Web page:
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Habits and Your Financial Health
There is a saying “you are what you eat”. There is another saying which is equally important – “You are the product of your habits”. Using an analogy of an ocean liner – how would you steer it to change course in a meaningful way? Very slowly but steadily. If you could imagine an ocean liner, you would turn the heading slightly – a fraction of a degree in the direction you want to go. Some of the people watching the ship don’t even know anything has happened. Over time, the effect of small changes in direction compounds and becomes larger and larger. By the time you reach your destination, you may be hundreds or even thousands of miles away from the original navigation. If you tried to steer that ocean liner at once, would you succeed? You will probably overdo it and cause an accident, or go so far that you lose time to correct direction again.
What does this have to do with money and habits? everything If you have a goal to make or save a lot of money and get a ton of great ideas, and then try to implement them all at once, what could happen? Failure! None of the many changes you try to make will stick and there will be no effect. How about going semi-narrative and choosing one change that you can easily make, and that you make this change for a long time? You will likely be more successful. Here’s the secret to changing money habits and letting time do its magic. If you make a change that is barely perceptible (ie painless), then this method will hardly be a strain.
What are some examples of this? Have you heard of the late factor? The late factor is making one incremental change per day – not saving money by buying that cup of coffee. Depending on the frequency of how many cups of coffee a person buys over the years of their lifetime, this will add up to meaningful savings. Another version is that instead of buying a latte, you buy regular coffee and add your milk or cream to it. This will save you $2 per day as an example. After 365 days, you’ll have saved over $700 per year from this one incremental habit change. The ocean liner analogy shows the effect of compounding change to make it even bigger. What would you do with $700? Let’s say you invest it for 10 years. On top of contributing $700 x 10 years, you’re also making a return on this investment. As a wild guess, let’s say you earn $3500 over 10 years – averaging about 5% per year. Now its effect is added. You can then take this money and deposit it into an RRSP and get a tax refund that extends the effect even longer.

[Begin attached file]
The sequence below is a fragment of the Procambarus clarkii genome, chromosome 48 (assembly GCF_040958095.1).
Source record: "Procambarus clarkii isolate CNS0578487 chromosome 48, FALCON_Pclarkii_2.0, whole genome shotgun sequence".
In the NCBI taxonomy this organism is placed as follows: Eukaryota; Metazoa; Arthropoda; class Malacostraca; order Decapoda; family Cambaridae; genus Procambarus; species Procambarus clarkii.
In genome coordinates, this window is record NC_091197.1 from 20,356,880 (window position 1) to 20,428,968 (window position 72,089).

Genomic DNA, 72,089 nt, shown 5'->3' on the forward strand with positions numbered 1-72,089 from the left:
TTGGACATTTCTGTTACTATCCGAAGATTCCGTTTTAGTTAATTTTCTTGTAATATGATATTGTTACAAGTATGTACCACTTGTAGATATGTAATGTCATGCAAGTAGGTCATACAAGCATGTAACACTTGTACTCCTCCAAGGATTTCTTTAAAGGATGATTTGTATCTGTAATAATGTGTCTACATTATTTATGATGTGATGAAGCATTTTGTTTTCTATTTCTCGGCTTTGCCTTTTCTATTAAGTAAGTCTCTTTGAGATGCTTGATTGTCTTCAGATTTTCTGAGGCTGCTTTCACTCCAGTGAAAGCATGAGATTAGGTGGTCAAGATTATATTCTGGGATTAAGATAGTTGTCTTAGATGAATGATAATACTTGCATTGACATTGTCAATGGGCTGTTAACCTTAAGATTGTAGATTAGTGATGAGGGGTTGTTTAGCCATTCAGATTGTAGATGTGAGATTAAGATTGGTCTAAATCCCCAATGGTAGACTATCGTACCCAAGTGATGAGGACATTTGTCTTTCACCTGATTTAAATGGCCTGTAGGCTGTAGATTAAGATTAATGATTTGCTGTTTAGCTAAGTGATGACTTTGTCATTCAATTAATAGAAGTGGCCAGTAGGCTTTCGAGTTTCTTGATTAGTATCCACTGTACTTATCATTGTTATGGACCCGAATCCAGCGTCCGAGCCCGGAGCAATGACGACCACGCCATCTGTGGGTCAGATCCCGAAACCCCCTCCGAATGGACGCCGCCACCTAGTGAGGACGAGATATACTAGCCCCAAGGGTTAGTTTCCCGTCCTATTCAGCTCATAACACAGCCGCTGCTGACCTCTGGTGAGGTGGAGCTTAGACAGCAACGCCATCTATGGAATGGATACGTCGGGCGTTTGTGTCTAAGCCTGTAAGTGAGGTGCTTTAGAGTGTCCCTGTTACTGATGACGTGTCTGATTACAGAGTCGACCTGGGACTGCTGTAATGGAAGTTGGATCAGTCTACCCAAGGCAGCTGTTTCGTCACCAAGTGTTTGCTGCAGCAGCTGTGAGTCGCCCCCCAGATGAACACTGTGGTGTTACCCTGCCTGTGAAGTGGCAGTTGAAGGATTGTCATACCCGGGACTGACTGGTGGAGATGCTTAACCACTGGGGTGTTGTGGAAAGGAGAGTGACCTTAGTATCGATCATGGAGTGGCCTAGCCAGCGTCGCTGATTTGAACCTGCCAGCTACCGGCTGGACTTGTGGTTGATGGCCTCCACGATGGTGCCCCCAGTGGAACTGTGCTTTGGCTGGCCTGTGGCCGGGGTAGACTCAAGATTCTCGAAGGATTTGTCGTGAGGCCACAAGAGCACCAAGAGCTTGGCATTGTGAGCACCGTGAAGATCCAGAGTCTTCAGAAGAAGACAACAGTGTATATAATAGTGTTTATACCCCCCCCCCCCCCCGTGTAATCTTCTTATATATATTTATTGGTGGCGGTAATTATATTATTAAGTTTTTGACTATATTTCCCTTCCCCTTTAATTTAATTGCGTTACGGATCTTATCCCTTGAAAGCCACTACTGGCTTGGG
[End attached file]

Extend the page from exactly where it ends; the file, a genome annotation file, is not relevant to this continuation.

The late factor has been hammered in many blogs and financial circles. The point of the latte factor is an example of a small habit that, if implemented consistently, can lead to big changes over the long term. There are many other habits that can achieve this result. How about saving $1 a day buying bananas from your local grocery store? How about negotiating a slightly better rate on your cell phone plan? How about purchasing a basic gym membership instead of a deluxe one that’s less involved but will suit your needs exactly? How about wasting a little less food each day and buying a little less? Maybe computers, cell phones or cars that you keep a year longer than you used to drive? Ask yourself what the trade-offs might be for doing these things – but if there’s really nothing to lose then you’ve found a habit that will create more money.
There are techniques that say you need to do the routine for 21 days to stick to it. It’s basically saying that by doing it long enough, you’re making the habit automatic. It will get to the point that when you don’t do it, you’ll miss it! Why not get creative and see what habits you can change that add up to incremental effects over time?
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